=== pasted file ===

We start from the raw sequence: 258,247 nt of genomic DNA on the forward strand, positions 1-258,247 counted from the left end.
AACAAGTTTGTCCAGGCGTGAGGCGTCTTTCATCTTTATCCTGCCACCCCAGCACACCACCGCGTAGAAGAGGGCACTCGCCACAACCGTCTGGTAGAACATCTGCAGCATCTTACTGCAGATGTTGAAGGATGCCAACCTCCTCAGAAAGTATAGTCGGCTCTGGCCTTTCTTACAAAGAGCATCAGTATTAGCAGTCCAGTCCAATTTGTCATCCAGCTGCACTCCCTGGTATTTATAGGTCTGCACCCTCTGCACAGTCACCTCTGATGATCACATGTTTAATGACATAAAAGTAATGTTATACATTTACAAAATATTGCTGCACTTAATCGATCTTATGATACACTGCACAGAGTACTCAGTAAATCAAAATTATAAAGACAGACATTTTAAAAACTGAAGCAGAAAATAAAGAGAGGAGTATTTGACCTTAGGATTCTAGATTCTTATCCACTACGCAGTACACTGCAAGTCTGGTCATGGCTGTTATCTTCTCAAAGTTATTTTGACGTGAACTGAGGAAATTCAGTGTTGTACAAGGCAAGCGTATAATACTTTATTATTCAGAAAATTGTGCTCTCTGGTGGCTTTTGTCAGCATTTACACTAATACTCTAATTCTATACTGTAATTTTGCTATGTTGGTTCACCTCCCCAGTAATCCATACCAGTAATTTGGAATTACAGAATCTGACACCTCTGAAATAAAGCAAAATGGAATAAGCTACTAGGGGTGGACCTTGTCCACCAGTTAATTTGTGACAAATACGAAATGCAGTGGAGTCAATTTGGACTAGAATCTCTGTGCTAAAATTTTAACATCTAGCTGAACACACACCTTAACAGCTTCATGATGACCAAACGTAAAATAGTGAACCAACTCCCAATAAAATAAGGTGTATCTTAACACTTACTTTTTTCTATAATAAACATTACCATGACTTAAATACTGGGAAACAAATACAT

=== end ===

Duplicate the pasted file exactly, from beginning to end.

We start from the raw sequence: 258,247 nt of genomic DNA on the forward strand, positions 1-258,247 counted from the left end.
AACAAGTTTGTCCAGGCGTGAGGCGTCTTTCATCTTTATCCTGCCACCCCAGCACACCACCGCGTAGAAGAGGGCACTCGCCACAACCGTCTGGTAGAACATCTGCAGCATCTTACTGCAGATGTTGAAGGATGCCAACCTCCTCAGAAAGTATAGTCGGCTCTGGCCTTTCTTACAAAGAGCATCAGTATTAGCAGTCCAGTCCAATTTGTCATCCAGCTGCACTCCCTGGTATTTATAGGTCTGCACCCTCTGCACAGTCACCTCTGATGATCACATGTTTAATGACATAAAAGTAATGTTATACATTTACAAAATATTGCTGCACTTAATCGATCTTATGATACACTGCACAGAGTACTCAGTAAATCAAAATTATAAAGACAGACATTTTAAAAACTGAAGCAGAAAATAAAGAGAGGAGTATTTGACCTTAGGATTCTAGATTCTTATCCACTACGCAGTACACTGCAAGTCTGGTCATGGCTGTTATCTTCTCAAAGTTATTTTGACGTGAACTGAGGAAATTCAGTGTTGTACAAGGCAAGCGTATAATACTTTATTATTCAGAAAATTGTGCTCTCTGGTGGCTTTTGTCAGCATTTACACTAATACTCTAATTCTATACTGTAATTTTGCTATGTTGGTTCACCTCCCCAGTAATCCATACCAGTAATTTGGAATTACAGAATCTGACACCTCTGAAATAAAGCAAAATGGAATAAGCTACTAGGGGTGGACCTTGTCCACCAGTTAATTTGTGACAAATACGAAATGCAGTGGAGTCAATTTGGACTAGAATCTCTGTGCTAAAATTTTAACATCTAGCTGAACACACACCTTAACAGCTTCATGATGACCAAACGTAAAATAGTGAACCAACTCCCAATAAAATAAGGTGTATCTTAACACTTACTTTTTTCTATAATAAACATTACCATGACTTAAATACTGGGAAACAAATACAT